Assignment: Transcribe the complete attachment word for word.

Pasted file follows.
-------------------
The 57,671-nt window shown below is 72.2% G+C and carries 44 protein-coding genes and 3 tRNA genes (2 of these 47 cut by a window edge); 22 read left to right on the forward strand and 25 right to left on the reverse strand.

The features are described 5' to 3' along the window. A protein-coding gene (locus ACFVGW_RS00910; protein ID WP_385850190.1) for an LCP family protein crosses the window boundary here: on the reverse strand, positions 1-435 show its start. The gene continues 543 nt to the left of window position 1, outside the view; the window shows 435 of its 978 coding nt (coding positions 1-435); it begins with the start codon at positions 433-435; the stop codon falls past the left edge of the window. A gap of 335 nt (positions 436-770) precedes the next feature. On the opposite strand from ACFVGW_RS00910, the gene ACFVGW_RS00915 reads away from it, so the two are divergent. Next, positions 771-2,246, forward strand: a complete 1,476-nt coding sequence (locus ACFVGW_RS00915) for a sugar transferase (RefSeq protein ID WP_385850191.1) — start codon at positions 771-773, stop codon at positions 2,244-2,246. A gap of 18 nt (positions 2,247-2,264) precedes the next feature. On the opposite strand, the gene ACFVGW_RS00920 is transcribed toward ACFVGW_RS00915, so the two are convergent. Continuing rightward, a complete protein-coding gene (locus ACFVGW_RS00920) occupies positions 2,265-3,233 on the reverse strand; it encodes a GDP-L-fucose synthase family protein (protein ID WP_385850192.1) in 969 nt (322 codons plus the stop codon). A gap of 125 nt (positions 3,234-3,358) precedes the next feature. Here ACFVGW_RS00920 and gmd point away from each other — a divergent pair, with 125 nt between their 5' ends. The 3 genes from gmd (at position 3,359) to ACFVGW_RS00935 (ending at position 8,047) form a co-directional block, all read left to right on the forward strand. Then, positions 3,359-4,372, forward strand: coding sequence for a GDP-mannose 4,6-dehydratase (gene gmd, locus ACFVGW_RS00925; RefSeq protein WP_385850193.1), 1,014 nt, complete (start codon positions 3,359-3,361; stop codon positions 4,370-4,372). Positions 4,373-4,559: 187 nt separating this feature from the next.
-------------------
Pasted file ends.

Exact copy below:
The 57,671-nt window shown below is 72.2% G+C and carries 44 protein-coding genes and 3 tRNA genes (2 of these 47 cut by a window edge); 22 read left to right on the forward strand and 25 right to left on the reverse strand.

The features are described 5' to 3' along the window. A protein-coding gene (locus ACFVGW_RS00910; protein ID WP_385850190.1) for an LCP family protein crosses the window boundary here: on the reverse strand, positions 1-435 show its start. The gene continues 543 nt to the left of window position 1, outside the view; the window shows 435 of its 978 coding nt (coding positions 1-435); it begins with the start codon at positions 433-435; the stop codon falls past the left edge of the window. A gap of 335 nt (positions 436-770) precedes the next feature. On the opposite strand from ACFVGW_RS00910, the gene ACFVGW_RS00915 reads away from it, so the two are divergent. Next, positions 771-2,246, forward strand: a complete 1,476-nt coding sequence (locus ACFVGW_RS00915) for a sugar transferase (RefSeq protein ID WP_385850191.1) — start codon at positions 771-773, stop codon at positions 2,244-2,246. A gap of 18 nt (positions 2,247-2,264) precedes the next feature. On the opposite strand, the gene ACFVGW_RS00920 is transcribed toward ACFVGW_RS00915, so the two are convergent. Continuing rightward, a complete protein-coding gene (locus ACFVGW_RS00920) occupies positions 2,265-3,233 on the reverse strand; it encodes a GDP-L-fucose synthase family protein (protein ID WP_385850192.1) in 969 nt (322 codons plus the stop codon). A gap of 125 nt (positions 3,234-3,358) precedes the next feature. Here ACFVGW_RS00920 and gmd point away from each other — a divergent pair, with 125 nt between their 5' ends. The 3 genes from gmd (at position 3,359) to ACFVGW_RS00935 (ending at position 8,047) form a co-directional block, all read left to right on the forward strand. Then, positions 3,359-4,372, forward strand: coding sequence for a GDP-mannose 4,6-dehydratase (gene gmd, locus ACFVGW_RS00925; RefSeq protein WP_385850193.1), 1,014 nt, complete (start codon positions 3,359-3,361; stop codon positions 4,370-4,372). Positions 4,373-4,559: 187 nt separating this feature from the next.